Emma nearly broke my heart one day this week.

We were at the library, normally a favorite place. But she'd announced before we left the house that she didn't want to play, just to check out books and come home. She's still getting over her cold and hadn't wanted to do much besides stick close to me that day, so I wasn't too surprised.

Still, she dutifully told the librarians about her trip and refused to leave my side, even when one of them talked for a good five minutes about her airline preferences. The gerbils were only three feet away, but Emma didn't check them out as she usually would. She stood right beside me.

True to her word, she hung close as I started to look for books. Soon enough, though, she was distracted by a train table and I went on with the search.

Usually, I have to drag Emma away from the library. She loves playing with the other kids, putting together puzzles, typing away on the keyboards and building with the Legos. She begs me to ride the dragon or to accompany her to the big-kid area for a crazy game of checkers. ("You can only move on the black squares, honey.") Though it is a place I feel really safe, I keep a close eye on her. Though pretty dutiful to stay near if we're at the mall or grocery store, the library is like home. She's comfortable there and will wander off to find an activity bag on her own if I'm not careful.

So every minute, minute and a half, I pop up from my book-finding crouch to be sure I know where she is. And I'd just done that -- she was driving beads on wires like they were roller-coaster tracks -- no less than 60 seconds before. And when I stood up to do it again, I see her coming around a shelf, face pale, eyes filled with tears.

The library was quiet that afternoon, and I was pretty sure the one other child we'd seen was gone. I couldn't imagine what had hurt or scared her.

"Mommy, I thought you had left. I thought I was lost."
"Honey, I was right here."
"I didn't know where you were. I couldn't find you."
"I wasn't far; I was just behind this shelf. You were playing with the beads."
"But you were gone. I was alone."

I ended up having to hold and rock her for about five minutes. She was crying in earnest by then, hiccuping, about how I was gone, she was lost. And then she said it, the sentence I can't stop hearing in my head: "I thought you were gone forever. And then I wouldn't have a mommy any more."

I still don't know what scared her. She'd taken some prescription cough medicine that day; maybe it was making her feel wonky. And we'd been talking about how her Mommy Days are almost over; the big drawback to the new job is that I won't be able to keep my at-home day with her. She seems to have taken the news well; she'll have an extra day with her adored sitter. I figure the other shoe will fall a couple weeks after she realizes we don't have that alone time anymore. But maybe it's already affecting her.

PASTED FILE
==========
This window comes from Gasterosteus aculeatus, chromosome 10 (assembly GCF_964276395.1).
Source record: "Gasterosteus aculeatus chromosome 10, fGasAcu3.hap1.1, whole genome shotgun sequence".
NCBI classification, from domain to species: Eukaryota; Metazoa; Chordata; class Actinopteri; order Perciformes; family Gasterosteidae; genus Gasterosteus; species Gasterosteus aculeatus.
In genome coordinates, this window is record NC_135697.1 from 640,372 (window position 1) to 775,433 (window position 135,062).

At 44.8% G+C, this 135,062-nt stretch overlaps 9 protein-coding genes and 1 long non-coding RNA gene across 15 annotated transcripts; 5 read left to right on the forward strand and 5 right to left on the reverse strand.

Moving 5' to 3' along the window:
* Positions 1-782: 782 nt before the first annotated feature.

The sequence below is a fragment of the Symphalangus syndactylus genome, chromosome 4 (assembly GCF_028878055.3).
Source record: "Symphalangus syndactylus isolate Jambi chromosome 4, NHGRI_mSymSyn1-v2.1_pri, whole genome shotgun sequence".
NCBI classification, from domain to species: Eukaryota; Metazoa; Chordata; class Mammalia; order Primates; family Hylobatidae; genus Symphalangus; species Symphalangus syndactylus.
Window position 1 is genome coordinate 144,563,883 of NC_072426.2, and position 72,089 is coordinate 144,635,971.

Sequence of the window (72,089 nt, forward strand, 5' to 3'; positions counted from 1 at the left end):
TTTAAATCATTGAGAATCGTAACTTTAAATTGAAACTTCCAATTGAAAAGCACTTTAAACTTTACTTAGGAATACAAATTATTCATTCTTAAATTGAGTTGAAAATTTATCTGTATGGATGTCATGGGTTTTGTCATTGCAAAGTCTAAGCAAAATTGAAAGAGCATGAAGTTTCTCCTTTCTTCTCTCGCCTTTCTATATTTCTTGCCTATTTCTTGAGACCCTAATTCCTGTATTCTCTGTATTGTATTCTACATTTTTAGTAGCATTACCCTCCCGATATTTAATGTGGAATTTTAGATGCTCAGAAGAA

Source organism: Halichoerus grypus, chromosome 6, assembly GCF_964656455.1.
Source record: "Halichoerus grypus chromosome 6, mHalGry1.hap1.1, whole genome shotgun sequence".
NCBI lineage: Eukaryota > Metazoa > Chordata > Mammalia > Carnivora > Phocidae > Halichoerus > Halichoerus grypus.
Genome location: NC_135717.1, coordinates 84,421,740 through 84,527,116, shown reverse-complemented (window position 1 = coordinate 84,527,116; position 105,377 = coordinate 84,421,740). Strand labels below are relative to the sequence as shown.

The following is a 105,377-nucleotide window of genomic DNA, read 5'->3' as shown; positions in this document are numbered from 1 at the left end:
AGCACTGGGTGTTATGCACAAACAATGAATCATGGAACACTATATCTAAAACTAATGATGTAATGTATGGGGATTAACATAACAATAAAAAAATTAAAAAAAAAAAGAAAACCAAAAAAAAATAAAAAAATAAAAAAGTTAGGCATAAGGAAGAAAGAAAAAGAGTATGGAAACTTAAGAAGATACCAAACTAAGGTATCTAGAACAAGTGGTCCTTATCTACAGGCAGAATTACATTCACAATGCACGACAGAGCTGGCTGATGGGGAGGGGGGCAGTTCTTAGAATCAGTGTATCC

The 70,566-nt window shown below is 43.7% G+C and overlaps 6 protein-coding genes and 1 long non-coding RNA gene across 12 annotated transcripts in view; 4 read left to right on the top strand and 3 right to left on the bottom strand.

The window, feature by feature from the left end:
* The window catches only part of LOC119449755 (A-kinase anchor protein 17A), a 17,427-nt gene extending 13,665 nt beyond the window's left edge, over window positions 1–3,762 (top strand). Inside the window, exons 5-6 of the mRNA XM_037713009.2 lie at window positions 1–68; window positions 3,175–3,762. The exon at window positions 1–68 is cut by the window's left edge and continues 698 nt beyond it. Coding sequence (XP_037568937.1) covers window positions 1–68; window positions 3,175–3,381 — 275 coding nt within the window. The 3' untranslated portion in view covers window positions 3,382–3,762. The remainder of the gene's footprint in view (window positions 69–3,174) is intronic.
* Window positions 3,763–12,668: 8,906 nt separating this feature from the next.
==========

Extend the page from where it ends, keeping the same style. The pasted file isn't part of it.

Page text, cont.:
We talked in depth about what to do if she can't find me somewhere, how the librarians were right there to help, how she could call my name. And that I'd never leave somewhere without her, even to check out the books (which she said she suspected I'd gone to do at one point). But it was an hour or more before she was really all right again. I had to carry her, along with the huge activity bag, a tote with 15 picture books and three novels, to the checkout counter and on to the car. The whole ride home was filled with accusations; "I know you were close, but you shouldn't have left me, Mommy! You should've taken me with you. I told you I didn't want to play." "But Emma, you were playing." "And then you left and I was lost!" "Emma, you weren't lost. I was right there."

For whatever reason, though, she was convinced. And heartbroken.

It makes me dread the day I truly disappoint her.

Thursday, August 12, 2004


You know you're old when your hangover rolls around before bedtime.

Guess I should've known better than to have two Swirls before 7:30 last night. For non-Normanites, Swirls are a deadly concoction from the Mont: frozen sangria mixed with margarita, shot with a healthy dose of Everclear. They induce merryment immediately and malaise soon after, if you're me.

Happy hour, my ass. I was giggly at 8 and had a headache by 9. Granted, part of that blame might lie with the series finale of The 4400, which couldn't have been much stupider. I don't think I cared about it enough to still feel queasy this morning, though. So I'm going with the bartender. Damn you.

Tuesday, August 10, 2004

Thousand words 

As promised, Adam has put photos from our trip up at Emma's site. And yes, I know, we desperately need a new digital camera. The years haven't been kind to this one. (You should see the tape holding the batteries in. Especially now that it's sandy.)

Monday, August 09, 2004

Home sweet home 

There's nothing quite like returning home after an extended vacation. Emma acts like the house is a giant toy store -- all of her things get pulled out, exclaimed over and played with. And the reunion with her cats and dog is like they've been off at war and made it home safely. It's a joy to watch how happy she is to be home.

The last few days of our trip, she made it quite clear she was ready to go. We saw an early star out one evening, and her wish upon it was to "be back in Norman." She was constantly worried about her animals, the stuffed as well as the living, and how they were missing her. We delayed our return by about five hours, volunteering to bump off our Phoenix-OKC flight for great reward from Southwest. Em was none too happy about it, and we spent a few hours like we were homeless, wandering around a Phoenix shopping center to kill time. Emma woke up that last morning with the beginnings of a cold, and as I dosed her with newly purchased medicine sitting outside a grocery store with nowhere else to go, I felt quite strange. But for the $200+ an hour we were making by hanging out a while, it was worth it.